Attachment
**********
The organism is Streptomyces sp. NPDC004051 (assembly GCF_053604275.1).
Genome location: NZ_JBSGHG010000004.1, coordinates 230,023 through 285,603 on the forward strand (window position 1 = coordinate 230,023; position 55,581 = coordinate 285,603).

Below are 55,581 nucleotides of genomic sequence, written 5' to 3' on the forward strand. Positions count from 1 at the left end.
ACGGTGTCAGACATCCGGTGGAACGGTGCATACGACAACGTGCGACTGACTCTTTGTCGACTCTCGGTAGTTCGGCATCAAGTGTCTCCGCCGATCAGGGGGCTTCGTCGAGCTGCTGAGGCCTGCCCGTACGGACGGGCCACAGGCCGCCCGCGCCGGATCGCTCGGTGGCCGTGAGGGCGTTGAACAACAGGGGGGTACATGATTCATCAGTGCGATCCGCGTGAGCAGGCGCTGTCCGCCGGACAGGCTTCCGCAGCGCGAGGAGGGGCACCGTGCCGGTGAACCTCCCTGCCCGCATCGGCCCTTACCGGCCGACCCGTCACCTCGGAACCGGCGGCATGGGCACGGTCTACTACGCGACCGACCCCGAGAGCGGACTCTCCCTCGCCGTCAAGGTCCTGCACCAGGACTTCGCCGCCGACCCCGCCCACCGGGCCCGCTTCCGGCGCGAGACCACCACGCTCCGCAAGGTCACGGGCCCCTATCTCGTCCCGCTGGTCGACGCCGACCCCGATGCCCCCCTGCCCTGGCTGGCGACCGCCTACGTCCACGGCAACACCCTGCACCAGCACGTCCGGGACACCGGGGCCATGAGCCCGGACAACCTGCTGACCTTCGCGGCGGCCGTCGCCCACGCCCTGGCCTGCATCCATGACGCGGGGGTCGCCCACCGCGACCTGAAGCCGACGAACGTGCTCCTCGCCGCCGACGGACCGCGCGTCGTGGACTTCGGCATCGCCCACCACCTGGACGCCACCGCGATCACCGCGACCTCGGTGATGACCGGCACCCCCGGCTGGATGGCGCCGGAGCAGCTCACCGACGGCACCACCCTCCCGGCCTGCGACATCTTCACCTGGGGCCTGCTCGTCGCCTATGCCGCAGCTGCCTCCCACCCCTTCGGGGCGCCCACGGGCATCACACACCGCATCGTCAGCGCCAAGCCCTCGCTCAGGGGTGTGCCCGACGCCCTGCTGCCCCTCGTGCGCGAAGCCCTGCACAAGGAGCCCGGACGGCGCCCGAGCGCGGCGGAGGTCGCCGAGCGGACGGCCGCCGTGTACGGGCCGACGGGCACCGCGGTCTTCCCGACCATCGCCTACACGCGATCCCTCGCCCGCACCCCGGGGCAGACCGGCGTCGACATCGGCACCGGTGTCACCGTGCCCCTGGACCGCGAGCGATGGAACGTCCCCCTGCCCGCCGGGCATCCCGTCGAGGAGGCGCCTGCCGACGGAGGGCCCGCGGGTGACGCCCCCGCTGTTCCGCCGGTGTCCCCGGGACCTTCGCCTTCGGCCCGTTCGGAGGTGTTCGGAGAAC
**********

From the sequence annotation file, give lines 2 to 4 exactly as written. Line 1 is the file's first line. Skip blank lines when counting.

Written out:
Genome location: NZ_JBSGHG010000004.1, coordinates 230,023 through 285,603 on the forward strand (window position 1 = coordinate 230,023; position 55,581 = coordinate 285,603).

Below are 55,581 nucleotides of genomic sequence, written 5' to 3' on the forward strand. Positions count from 1 at the left end.
ACGGTGTCAGACATCCGGTGGAACGGTGCATACGACAACGTGCGACTGACTCTTTGTCGACTCTCGGTAGTTCGGCATCAAGTGTCTCCGCCGATCAGGGGGCTTCGTCGAGCTGCTGAGGCCTGCCCGTACGGACGGGCCACAGGCCGCCCGCGCCGGATCGCTCGGTGGCCGTGAGGGCGTTGAACAACAGGGGGGTACATGATTCATCAGTGCGATCCGCGTGAGCAGGCGCTGTCCGCCGGACAGGCTTCCGCAGCGCGAGGAGGGGCACCGTGCCGGTGAACCTCCCTGCCCGCATCGGCCCTTACCGGCCGACCCGTCACCTCGGAACCGGCGGCATGGGCACGGTCTACTACGCGACCGACCCCGAGAGCGGACTCTCCCTCGCCGTCAAGGTCCTGCACCAGGACTTCGCCGCCGACCCCGCCCACCGGGCCCGCTTCCGGCGCGAGACCACCACGCTCCGCAAGGTCACGGGCCCCTATCTCGTCCCGCTGGTCGACGCCGACCCCGATGCCCCCCTGCCCTGGCTGGCGACCGCCTACGTCCACGGCAACACCCTGCACCAGCACGTCCGGGACACCGGGGCCATGAGCCCGGACAACCTGCTGACCTTCGCGGCGGCCGTCGCCCACGCCCTGGCCTGCATCCATGACGCGGGGGTCGCCCACCGCGACCTGAAGCCGACGAACGTGCTCCTCGCCGCCGACGGACCGCGCGTCGTGGACTTCGGCATCGCCCACCACCTGGACGCCACCGCGATCACCGCGACCTCGGTGATGACCGGCACCCCCGGCTGGATGGCGCCGGAGCAGCTCACCGACGGCACCACCCTCCCGGCCTGCGACATCTTCACCTGGGGCCTGCTCGTCGCCTATGCCGCAGCTGCCTCCCACCCCTTCGGGGCGCCCACGGGCATCACACACCGCATCGTCAGCGCCAAGCCCTCGCTCAGGGGTGTGCCCGACGCCCTGCTGCCCCTCGTGCGCGAAGCCCTGCACAAGGAGCCCGGACGGCGCCCGAGCGCGGCGGAGGTCGCCGAGCGGACGGCCGCCGTGTACGGGCCGACGGGCACCGCGGTCTTCCCGACCATCGCCTACACGCGATCCCTCGCCCGCACCCCGGGGCAGACCGGCGTCGACATCGGCACCGGTGTCACCGTGCCCCTGGACCGCGAGCGATGGAACGTCCCCCTGCCCGCCGGGCATCCCGTCGAGGAGGCGCCTGCCGACGGAGGGCCCGCGGGTGACGCCCCCGCTGTTCCGCCGGTGTCCCCGGGACCTTCGCCTTCGGCCCGTTCGGAGGTGTTCGGAGAAC